Iraq's Shi'ite interior minister has angrily defended his ministry against charges that its security forces secretly detained, abused and tortured nearly 170 Sunni Arab prisoners in a facility in Baghdad.
Denying he had ever condoned the abuse of prisoners, Iraqi Interior Minister Bayan Jabr complained Thursday that reports of widespread prisoner abuse at an interior ministry-run detention center in Baghdad has been exaggerated.
Mr. Jabr insisted that only a handful of the nearly 170 detainees found at the facility Sunday showed any evidence of being beaten or physically abused. He said all of the prisoners were dangerous terrorists who had arrest warrants issued against them.
Mr. Jabr pledged to bring those responsible for the abuse to justice and suggested that the problem at the Jadriyah facility was an isolated case.
"If the American forces want to inspect Iraqi prisons, I invite all of the international organizations and I invite all of the Iraqis to contact General Adnan, the leader of the commandos to visit these prisons with your cameras," he said.
Mr. Jabr's comments about the number of men abused run contrary to what VOA witnessed Monday night, when U.S. troops moved the detainees out of the detention center and transferred them to a holding facility at the American-run Abu Ghraib prison to receive medical care.
At least a third of the detainees appeared severely emaciated and many showed cuts and bruises on their faces, arms and legs. One detainee was taken out of the facility on a stretcher because he was unable to walk.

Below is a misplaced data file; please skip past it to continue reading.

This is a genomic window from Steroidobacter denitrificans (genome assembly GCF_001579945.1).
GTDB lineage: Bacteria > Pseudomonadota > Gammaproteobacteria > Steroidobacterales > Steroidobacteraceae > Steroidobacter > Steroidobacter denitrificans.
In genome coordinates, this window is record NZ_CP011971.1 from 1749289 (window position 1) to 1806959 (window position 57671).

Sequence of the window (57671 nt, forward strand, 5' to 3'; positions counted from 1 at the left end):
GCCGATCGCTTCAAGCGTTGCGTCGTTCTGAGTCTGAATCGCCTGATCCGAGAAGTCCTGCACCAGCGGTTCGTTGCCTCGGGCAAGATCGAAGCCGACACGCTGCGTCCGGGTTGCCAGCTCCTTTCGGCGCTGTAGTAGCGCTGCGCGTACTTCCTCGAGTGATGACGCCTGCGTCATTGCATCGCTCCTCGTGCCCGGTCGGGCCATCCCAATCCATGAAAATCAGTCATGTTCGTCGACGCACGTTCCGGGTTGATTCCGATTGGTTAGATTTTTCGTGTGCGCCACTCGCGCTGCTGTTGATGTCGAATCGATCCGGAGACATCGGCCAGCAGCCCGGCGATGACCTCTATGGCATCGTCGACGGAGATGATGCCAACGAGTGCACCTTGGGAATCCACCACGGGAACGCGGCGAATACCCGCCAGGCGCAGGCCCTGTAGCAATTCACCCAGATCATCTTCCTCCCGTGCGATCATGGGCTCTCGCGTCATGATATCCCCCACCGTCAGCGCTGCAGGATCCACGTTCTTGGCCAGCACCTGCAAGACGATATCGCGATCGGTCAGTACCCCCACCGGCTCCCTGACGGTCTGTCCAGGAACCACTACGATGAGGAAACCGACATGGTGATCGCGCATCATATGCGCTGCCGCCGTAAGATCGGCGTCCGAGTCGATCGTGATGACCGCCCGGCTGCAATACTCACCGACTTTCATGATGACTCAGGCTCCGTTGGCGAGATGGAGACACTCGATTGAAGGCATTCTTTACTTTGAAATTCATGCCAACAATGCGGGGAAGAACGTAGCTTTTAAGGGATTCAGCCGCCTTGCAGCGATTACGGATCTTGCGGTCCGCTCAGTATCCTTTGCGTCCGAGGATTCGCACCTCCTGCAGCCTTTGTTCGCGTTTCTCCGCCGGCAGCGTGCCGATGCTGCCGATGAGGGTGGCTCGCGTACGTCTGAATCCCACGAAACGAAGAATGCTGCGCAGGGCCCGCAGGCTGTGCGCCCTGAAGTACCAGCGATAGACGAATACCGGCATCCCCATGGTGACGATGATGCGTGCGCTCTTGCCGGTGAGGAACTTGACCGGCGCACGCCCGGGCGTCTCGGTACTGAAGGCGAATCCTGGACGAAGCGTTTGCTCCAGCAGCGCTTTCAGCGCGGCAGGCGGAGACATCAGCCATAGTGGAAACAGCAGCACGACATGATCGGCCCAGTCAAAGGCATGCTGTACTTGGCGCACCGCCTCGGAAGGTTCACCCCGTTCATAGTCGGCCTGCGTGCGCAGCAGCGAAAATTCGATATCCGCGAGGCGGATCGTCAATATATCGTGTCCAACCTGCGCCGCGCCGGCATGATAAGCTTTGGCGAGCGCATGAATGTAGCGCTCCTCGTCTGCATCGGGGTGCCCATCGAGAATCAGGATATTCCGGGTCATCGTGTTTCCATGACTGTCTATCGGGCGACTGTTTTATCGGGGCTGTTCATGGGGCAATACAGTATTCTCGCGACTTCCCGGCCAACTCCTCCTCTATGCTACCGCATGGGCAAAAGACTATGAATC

Interior Minister Jabr says that prisoner was a Shi'ite, who suffered from polio. He says the man had been arrested after helping Sunni extremists detonate a roadside bomb. Mr. Jabr's statement could not be independently verified.
The interior minister says reports of the prisoners being mostly Sunni Arabs is false and that Shi'ites were among the detainees. According to American soldiers who found the detainees, only three prisoners identified themselves as Shi'ite Muslims. All of the others said they were Sunni.
Sunni political leaders have demanded an international investigation into allegations that the Badr Brigade, a Shi'ite militia with links to the largest Shi'ite political party in the Iraqi government, is actively working inside the interior ministry. Mr. Jabr is a member of the Shi'ite party, called the Supreme Council of the Islamic Revolution in Iraq. He was also once a high-ranking official in the Badr Brigade.
Sunnis have accused the Badr Brigade militia of forming death squads to torture and kill Sunni Arabs, purely for sectarian reasons.
On Thursday, a spokesman for the U.S. Embassy in Baghdad, Jim Bullock, told reporters that for now, the United States is supporting Shi'ite Prime Minister Ibrahim al-Jaafari's decision to form government-appointed committees to investigate the abuse allegations.
"As the Iraqi prime minister has said, we are working together to make sure that there will be no recurrence of any form of abuse in any detention facilities in Iraq," said Jim Bullock. "We have made clear to the Iraqi government that there must not be militia or sectarian control or direction of Iraqi security forces, facilities, or ministries. The U.S. will assist the Iraqi government in every way to conduct a fair investigation."
Mindful of the damage done to the image of the United States by last year's Abu Ghraib prisoner abuse scandal, some U.S. officials are privately expressing hope that the incident could help persuade Sunni Arabs, who make up the core of the country's insurgency, that the United States is committed to treating all Iraqis fairly.